Web Text-ures Logo
Web and Book design,
Copyright, Kellscraft Studio

(Return to Web Text-ures)
Click Here to return to
The Log of the Sun
Content Page

 Return to the Previous Chapter
Kellscraft Studio Logo


IN the annual war of the seasons, March is the time of the most bitterly contested battles. But we — and very likely the birds — can look ahead and realise what the final outcome will invariably be, and, our sympathies being on the winning side, every advance of spring's outposts gladdens our hearts. But winter is a stubborn foe, and sometimes his snow and icicle battalions will not give way a foot. Though by day the sun's fierce attack may drench the earth with the watery blood of the ice legions, yet at night, silently and grimly, new reserves of cold repair the damage.

Our winter visitors are still in force. Amid the stinging cold the wee brown form of a winter wren will dodge round a brash pile — a tiny bundle of energy which defies all chill winds and which resolves bug chrysalides and frozen insects into a marvellous activity. Other little birds, as small as the wren, call to us from the pines and cedars — golden-crowned kinglets, olive-green of body, while on their heads burns a crest of orange and gold.

When a good-sized brown bird flies up before you, showing a flash of white on his rump, you may know him for the flicker, the most unwoodpecker-like of his family. He is more or less deserting the tree-climbing method for ground feeding, and if you watch him you will see many habits which his new mode of life is teaching him.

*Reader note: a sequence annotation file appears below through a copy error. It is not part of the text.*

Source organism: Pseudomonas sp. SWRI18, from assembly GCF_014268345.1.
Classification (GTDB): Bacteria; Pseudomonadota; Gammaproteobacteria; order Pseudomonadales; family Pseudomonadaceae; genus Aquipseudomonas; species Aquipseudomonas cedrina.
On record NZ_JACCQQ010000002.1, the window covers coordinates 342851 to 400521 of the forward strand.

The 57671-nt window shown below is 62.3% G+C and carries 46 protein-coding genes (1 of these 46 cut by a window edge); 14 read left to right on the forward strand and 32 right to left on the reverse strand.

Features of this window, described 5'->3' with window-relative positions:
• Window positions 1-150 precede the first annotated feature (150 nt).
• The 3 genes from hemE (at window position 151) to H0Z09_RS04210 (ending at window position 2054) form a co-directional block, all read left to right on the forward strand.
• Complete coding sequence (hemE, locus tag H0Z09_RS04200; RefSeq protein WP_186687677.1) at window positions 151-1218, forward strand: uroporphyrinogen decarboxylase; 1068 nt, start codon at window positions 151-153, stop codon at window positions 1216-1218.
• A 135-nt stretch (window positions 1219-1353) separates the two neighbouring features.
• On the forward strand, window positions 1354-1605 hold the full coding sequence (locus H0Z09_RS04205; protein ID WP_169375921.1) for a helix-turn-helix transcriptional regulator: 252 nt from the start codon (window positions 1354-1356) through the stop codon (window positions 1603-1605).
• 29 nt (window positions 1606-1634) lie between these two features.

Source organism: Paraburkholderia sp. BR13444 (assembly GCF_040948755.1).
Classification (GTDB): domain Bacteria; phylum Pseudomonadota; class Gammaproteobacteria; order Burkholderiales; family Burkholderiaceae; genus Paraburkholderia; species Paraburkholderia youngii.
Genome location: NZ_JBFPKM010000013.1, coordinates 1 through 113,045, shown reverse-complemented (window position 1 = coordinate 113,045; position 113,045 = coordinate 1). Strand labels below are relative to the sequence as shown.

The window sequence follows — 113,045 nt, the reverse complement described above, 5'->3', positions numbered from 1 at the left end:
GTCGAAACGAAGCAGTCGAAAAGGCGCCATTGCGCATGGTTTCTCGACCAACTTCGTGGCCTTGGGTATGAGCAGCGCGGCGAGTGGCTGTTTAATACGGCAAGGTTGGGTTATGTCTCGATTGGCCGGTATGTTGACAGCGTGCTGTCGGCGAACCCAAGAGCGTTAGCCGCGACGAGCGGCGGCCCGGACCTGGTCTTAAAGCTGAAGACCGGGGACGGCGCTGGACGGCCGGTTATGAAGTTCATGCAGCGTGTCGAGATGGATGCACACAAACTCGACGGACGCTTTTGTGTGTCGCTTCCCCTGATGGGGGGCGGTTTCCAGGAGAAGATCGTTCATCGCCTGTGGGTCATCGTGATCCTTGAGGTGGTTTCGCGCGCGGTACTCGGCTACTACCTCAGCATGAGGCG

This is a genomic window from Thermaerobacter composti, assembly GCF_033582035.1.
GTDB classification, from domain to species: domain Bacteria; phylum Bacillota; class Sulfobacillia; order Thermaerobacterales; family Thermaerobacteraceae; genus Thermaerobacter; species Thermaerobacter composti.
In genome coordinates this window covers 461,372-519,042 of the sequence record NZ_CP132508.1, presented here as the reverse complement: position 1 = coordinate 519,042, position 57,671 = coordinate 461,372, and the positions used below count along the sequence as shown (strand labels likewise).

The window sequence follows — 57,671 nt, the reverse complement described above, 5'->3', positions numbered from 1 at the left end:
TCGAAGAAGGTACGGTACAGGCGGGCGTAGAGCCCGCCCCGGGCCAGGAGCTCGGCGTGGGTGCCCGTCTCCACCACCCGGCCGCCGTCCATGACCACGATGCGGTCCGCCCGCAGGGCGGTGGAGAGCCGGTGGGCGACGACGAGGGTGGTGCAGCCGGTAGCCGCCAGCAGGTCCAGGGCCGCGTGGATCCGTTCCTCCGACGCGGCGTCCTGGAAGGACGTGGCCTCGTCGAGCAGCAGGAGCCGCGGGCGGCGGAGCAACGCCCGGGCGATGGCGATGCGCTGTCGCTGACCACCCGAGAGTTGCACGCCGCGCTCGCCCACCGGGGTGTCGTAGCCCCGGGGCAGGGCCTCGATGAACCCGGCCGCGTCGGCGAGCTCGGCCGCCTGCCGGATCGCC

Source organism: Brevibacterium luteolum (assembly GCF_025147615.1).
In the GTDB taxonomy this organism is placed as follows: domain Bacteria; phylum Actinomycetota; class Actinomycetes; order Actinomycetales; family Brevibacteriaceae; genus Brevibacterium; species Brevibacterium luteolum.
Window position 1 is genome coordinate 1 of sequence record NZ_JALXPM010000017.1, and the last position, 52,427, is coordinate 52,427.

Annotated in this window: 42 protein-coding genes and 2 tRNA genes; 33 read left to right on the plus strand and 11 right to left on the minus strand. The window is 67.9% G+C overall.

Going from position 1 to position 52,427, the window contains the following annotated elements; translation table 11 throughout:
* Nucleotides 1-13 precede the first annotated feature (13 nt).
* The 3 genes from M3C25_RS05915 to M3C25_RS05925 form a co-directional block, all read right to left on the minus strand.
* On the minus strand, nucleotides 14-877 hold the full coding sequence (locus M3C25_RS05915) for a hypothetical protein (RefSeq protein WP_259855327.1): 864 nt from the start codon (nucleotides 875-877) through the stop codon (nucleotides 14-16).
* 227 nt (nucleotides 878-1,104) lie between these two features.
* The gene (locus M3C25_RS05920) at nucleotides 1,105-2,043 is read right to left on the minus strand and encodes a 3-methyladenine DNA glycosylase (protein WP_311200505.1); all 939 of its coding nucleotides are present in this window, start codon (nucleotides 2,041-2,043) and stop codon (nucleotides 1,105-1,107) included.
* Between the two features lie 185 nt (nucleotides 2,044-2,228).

Even in the most wintry of Marches some warm, thawing days are sure to be thrown in between storms, and nothing, not even pussy willows and the skunk cabbage, yield more quickly to the mellowing influence than do the birds-sympathetic brethren of ours that they are. Hardly has the sunniest icicle begun to drop tears, when a song sparrow flits to the top of a bush, clears his throat with sharp chirps and shouts as loud as he can: "Hip! Hip! Hip! Hurrah—!" Even more boreal visitors feel the new influence, and tree and fox sparrows warble sweetly. But the bluebird's note will always be spring's dearest herald. When this soft, mellow sound floats from the nearest fence post, it seems to thaw something out of our ears; from this instant winter seems on the defensive; the crisis has come and gone in an instant, in a single vibration of the air.

Bright colours are still scarce among our birds, but another blue form may occasionally pass us, for blue jays are more noticeable now than at any other time of the year. Although not by any means a rare bird, with us jays are shy and wary. In Florida their southern cousins are as familiar as robins, without a trace of fear of mankind.